Warm Cold


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At about 2 degrees elevation, the sun disks are noticeably rounder (left and center) in a summer temperate climatic zone than in Arctic winter (right). Even at this high elevation, differential refraction differences are very significant. This is compelling evidence suggesting that the overall contribution in refraction elevation boost from the entire air mass is quite significant.
Warm Cold
 

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0.8 degrees. Warm to cold comparison is rich with contrasts, Montreal had no green nor red flashes (center) while Resolute had a prominent red flash below, the flash was so thick that it affected its differential refraction reading. Montreal was rounder while Resolute (in April) would have been more flatter was it not for the extra red mirage.
Warm Cold


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0.2 degrees again is a good example of strong shrinking of the sun disk by cold dense air, almost 4 minutes of arc difference at exactly the same elevation. The contrasting colours should be considered between center and right examples, as an identical filter and camera setting was used for both of them.
Warm Cold


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Again, at –0.5 degrees, differential refraction difference between warm and cold was large, again with 4 minutes of arc. The center picture was with filter, the two others without. The cold picture had very thick green and red flashes reducing its rectangular aspect, this changed the sun disk to look very much like an egg. Montreal on the other hand was quite round except for the lower sun limb, a textbook flat bottom rule #1.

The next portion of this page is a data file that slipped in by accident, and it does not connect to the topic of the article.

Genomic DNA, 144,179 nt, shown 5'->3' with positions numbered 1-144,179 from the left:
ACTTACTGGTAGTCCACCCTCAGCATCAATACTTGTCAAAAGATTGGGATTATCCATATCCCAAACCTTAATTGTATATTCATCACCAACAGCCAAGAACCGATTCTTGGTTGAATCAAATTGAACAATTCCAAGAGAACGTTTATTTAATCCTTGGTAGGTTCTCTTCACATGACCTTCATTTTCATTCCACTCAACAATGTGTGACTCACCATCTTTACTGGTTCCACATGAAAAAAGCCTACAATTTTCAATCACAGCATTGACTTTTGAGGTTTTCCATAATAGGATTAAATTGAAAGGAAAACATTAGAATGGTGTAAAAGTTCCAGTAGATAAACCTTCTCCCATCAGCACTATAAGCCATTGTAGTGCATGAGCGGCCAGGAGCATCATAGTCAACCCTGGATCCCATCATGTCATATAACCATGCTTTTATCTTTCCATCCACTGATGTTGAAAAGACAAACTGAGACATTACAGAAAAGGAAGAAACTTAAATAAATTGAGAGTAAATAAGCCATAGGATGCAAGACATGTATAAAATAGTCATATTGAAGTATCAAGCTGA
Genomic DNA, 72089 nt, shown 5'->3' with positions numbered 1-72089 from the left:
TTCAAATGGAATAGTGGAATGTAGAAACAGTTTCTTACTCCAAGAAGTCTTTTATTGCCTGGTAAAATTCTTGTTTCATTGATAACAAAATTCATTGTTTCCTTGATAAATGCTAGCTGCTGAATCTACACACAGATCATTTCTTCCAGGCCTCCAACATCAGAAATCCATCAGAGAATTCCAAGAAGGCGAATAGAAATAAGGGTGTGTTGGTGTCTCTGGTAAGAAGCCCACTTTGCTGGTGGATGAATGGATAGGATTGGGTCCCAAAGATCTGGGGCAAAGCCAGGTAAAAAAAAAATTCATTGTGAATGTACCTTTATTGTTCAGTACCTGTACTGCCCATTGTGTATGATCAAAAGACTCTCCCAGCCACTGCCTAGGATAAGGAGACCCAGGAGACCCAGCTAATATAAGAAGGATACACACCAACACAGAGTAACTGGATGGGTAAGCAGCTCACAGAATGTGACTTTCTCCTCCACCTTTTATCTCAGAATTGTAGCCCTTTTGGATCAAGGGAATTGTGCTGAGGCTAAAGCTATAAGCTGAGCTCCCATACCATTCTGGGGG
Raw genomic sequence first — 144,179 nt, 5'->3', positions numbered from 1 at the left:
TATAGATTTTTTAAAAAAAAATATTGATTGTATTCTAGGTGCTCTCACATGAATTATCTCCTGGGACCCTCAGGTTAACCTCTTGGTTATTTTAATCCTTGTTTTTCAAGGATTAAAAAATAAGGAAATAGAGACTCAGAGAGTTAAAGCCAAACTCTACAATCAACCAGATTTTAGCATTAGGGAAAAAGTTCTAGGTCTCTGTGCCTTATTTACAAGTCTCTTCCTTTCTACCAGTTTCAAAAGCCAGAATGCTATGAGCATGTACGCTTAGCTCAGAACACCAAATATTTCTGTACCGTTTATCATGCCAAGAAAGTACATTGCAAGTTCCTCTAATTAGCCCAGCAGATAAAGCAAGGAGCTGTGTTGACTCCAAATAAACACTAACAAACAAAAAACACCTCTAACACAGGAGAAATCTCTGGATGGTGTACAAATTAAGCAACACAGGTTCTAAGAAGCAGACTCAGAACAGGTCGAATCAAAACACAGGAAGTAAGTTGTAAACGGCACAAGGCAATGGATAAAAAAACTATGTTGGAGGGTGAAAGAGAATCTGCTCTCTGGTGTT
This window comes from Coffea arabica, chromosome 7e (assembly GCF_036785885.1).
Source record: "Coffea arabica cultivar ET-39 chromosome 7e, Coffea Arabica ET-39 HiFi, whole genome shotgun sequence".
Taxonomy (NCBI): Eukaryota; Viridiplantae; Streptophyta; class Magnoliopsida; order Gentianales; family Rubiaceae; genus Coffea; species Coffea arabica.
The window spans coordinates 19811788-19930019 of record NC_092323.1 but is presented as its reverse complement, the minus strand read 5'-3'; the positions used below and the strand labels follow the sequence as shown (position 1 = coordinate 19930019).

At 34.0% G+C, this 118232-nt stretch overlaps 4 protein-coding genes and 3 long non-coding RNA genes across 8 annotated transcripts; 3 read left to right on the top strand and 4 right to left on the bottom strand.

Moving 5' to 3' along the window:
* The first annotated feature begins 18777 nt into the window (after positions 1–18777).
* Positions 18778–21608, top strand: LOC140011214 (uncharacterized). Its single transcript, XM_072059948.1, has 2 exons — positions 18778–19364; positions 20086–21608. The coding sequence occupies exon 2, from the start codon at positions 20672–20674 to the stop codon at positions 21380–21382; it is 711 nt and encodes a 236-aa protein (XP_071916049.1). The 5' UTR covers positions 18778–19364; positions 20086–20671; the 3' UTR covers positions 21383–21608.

Warm Cold


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-0.9 degrees (astronomical elevation at the sun center). Sunrisesunset.com, a good sunset calculator from the internet, calculated this sunset perfectly for warm air, while in the North the same program utterly failed on every occasion in very cold air. The difference in sunset elevations between August 18 and 20 in Montreal was caused by a somewhat colder air mass coming from the West. The sunset on the 20th occurred a few hundred of degree lower than on the 18th. The cold April 15 example is a complete yet compressed sun with round top and almost flat bottom with a small elongated red flash. The center picture had a minuscule green flash on top of the upper limb, this flash lasted for a very brief period of time, while up North Green flashes last up to 10 seconds or more.
Warm Cold


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-1 degrees. While the sun disk has completely disappeared from the horizon in warm air, cold air boosted the sun disk very well above. No filters were used on all three pictures having the same camera setting, show a great difference in sky colours. As far as I know, there are no examples of Temperate or Tropical sunset sightings below this elevation without the presence of some cold air.
Warm Cold